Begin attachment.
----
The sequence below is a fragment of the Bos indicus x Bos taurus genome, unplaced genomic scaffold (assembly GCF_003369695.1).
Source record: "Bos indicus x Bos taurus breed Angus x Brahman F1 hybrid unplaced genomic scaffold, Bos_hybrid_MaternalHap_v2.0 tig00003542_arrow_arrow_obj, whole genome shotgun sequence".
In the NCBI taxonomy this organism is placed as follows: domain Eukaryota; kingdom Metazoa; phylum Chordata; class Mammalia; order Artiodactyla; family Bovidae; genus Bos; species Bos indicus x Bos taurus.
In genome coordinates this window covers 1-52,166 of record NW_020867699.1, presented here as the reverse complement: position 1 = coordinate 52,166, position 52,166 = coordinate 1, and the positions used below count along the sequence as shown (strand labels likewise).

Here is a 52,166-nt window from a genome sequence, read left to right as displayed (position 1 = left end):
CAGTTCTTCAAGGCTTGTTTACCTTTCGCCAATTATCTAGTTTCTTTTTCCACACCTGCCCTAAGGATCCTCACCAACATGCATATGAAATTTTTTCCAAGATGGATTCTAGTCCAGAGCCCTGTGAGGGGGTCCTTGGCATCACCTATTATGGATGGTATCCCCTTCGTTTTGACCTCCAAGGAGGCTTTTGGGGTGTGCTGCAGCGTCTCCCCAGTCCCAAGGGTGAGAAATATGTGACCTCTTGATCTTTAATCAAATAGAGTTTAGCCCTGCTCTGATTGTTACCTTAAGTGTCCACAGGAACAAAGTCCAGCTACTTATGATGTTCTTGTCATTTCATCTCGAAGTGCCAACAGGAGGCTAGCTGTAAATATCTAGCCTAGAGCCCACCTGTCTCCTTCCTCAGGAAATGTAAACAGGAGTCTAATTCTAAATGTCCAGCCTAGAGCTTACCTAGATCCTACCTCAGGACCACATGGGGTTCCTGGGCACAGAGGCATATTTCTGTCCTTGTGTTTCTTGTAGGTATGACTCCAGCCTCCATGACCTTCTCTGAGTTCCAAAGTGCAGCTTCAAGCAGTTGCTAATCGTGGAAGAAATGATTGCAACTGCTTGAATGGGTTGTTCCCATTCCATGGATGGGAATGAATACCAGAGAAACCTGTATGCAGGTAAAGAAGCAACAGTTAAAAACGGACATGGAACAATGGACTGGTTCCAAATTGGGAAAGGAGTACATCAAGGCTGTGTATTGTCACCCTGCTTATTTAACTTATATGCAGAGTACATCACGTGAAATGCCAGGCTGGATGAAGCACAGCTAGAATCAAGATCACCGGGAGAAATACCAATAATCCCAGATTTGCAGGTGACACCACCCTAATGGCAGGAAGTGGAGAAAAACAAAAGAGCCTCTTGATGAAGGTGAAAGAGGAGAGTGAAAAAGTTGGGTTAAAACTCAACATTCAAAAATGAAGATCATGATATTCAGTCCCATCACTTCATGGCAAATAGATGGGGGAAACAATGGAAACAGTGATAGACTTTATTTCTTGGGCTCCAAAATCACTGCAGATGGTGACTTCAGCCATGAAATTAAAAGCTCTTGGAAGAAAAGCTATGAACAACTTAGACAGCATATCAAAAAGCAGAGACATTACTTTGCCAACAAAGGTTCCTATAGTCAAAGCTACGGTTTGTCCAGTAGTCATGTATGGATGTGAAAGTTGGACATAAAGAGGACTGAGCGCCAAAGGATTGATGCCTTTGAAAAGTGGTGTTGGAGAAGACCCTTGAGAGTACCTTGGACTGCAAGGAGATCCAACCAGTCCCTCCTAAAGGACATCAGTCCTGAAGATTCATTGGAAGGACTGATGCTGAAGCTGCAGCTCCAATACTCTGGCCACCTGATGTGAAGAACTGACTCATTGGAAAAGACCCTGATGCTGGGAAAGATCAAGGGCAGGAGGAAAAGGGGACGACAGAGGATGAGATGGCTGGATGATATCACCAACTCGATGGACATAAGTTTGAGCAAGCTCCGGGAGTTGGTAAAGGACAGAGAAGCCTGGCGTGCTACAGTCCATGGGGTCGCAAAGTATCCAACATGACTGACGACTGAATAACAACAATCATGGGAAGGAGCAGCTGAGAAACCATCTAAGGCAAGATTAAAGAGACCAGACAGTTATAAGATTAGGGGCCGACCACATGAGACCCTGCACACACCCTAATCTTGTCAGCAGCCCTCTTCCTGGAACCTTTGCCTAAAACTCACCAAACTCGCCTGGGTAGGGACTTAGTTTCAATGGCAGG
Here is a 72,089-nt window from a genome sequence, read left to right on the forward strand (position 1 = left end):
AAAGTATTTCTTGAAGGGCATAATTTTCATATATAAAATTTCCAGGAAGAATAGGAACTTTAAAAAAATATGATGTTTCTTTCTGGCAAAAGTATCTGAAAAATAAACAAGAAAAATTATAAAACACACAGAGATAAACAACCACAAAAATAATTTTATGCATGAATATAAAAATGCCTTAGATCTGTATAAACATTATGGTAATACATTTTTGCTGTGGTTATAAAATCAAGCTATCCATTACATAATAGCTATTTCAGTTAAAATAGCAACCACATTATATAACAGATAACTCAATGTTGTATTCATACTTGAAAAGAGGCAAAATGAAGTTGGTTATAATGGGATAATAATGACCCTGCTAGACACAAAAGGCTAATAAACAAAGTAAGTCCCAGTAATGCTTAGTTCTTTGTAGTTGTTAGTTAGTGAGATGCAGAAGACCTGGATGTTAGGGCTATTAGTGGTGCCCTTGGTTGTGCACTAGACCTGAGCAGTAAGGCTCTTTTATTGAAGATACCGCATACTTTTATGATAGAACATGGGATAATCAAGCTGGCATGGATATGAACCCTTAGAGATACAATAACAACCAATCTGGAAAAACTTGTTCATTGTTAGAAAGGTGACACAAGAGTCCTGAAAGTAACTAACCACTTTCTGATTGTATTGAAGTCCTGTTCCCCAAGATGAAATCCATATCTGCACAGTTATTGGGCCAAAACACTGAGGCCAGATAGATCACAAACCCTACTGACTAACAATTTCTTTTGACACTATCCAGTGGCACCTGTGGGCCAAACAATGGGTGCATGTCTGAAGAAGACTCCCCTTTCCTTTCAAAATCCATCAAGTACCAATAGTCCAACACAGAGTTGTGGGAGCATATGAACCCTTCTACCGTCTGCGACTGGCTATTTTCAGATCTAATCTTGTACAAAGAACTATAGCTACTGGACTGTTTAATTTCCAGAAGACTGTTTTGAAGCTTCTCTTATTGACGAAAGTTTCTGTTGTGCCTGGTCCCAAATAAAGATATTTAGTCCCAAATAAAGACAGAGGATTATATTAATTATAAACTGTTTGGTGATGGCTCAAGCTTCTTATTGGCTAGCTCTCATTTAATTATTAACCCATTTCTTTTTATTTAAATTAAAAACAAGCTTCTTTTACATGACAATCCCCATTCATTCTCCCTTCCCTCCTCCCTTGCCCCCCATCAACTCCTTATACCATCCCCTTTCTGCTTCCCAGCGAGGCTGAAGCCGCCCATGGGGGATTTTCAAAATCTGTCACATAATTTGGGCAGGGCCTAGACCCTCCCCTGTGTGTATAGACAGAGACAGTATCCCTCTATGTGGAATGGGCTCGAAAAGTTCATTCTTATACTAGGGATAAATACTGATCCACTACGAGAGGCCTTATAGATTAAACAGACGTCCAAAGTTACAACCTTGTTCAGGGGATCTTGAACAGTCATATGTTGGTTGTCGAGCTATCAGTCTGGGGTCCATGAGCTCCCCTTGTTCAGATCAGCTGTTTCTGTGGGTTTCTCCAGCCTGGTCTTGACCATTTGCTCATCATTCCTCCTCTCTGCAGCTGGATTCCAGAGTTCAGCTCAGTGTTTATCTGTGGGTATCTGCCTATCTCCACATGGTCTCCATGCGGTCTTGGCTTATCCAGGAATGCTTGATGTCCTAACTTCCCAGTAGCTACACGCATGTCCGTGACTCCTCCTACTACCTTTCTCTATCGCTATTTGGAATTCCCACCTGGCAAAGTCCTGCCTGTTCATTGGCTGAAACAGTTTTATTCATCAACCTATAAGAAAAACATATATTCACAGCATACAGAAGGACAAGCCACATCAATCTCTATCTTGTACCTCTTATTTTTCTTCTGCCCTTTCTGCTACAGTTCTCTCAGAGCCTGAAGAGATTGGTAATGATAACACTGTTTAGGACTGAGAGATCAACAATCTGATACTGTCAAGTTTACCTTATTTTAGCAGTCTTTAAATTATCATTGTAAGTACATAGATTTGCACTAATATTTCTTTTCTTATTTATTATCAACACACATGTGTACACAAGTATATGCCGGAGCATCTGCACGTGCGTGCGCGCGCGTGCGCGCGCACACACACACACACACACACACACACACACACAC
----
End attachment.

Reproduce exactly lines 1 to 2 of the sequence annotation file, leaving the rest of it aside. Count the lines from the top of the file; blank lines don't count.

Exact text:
The sequence below is a fragment of the Bos indicus x Bos taurus genome, unplaced genomic scaffold (assembly GCF_003369695.1).
Source record: "Bos indicus x Bos taurus breed Angus x Brahman F1 hybrid unplaced genomic scaffold, Bos_hybrid_MaternalHap_v2.0 tig00003542_arrow_arrow_obj, whole genome shotgun sequence".